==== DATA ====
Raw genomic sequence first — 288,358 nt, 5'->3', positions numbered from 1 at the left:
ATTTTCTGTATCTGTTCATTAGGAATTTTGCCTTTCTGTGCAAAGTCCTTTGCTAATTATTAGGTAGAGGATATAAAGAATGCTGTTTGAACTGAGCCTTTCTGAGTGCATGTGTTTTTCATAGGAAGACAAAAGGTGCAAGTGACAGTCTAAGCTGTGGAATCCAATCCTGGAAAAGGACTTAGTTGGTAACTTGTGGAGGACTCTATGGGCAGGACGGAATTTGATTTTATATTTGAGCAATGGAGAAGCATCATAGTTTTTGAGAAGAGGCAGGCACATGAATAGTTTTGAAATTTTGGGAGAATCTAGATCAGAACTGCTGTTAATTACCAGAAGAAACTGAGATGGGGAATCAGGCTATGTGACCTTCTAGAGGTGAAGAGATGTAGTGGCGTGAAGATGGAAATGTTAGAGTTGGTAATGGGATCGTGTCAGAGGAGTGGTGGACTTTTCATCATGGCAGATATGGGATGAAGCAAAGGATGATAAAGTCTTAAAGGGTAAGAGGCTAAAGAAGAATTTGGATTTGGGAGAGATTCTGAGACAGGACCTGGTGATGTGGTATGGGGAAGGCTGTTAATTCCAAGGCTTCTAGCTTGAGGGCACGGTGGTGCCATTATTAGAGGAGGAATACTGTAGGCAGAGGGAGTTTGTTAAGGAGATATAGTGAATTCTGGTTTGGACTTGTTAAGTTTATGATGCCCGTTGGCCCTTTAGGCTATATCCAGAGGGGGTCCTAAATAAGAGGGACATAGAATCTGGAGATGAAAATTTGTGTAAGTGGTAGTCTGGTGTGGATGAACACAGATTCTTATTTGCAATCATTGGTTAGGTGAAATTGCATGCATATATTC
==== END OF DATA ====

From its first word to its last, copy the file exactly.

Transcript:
Raw genomic sequence first — 288,358 nt, 5'->3', positions numbered from 1 at the left:
ATTTTCTGTATCTGTTCATTAGGAATTTTGCCTTTCTGTGCAAAGTCCTTTGCTAATTATTAGGTAGAGGATATAAAGAATGCTGTTTGAACTGAGCCTTTCTGAGTGCATGTGTTTTTCATAGGAAGACAAAAGGTGCAAGTGACAGTCTAAGCTGTGGAATCCAATCCTGGAAAAGGACTTAGTTGGTAACTTGTGGAGGACTCTATGGGCAGGACGGAATTTGATTTTATATTTGAGCAATGGAGAAGCATCATAGTTTTTGAGAAGAGGCAGGCACATGAATAGTTTTGAAATTTTGGGAGAATCTAGATCAGAACTGCTGTTAATTACCAGAAGAAACTGAGATGGGGAATCAGGCTATGTGACCTTCTAGAGGTGAAGAGATGTAGTGGCGTGAAGATGGAAATGTTAGAGTTGGTAATGGGATCGTGTCAGAGGAGTGGTGGACTTTTCATCATGGCAGATATGGGATGAAGCAAAGGATGATAAAGTCTTAAAGGGTAAGAGGCTAAAGAAGAATTTGGATTTGGGAGAGATTCTGAGACAGGACCTGGTGATGTGGTATGGGGAAGGCTGTTAATTCCAAGGCTTCTAGCTTGAGGGCACGGTGGTGCCATTATTAGAGGAGGAATACTGTAGGCAGAGGGAGTTTGTTAAGGAGATATAGTGAATTCTGGTTTGGACTTGTTAAGTTTATGATGCCCGTTGGCCCTTTAGGCTATATCCAGAGGGGGTCCTAAATAAGAGGGACATAGAATCTGGAGATGAAAATTTGTGTAAGTGGTAGTCTGGTGTGGATGAACACAGATTCTTATTTGCAATCATTGGTTAGGTGAAATTGCATGCATATATTC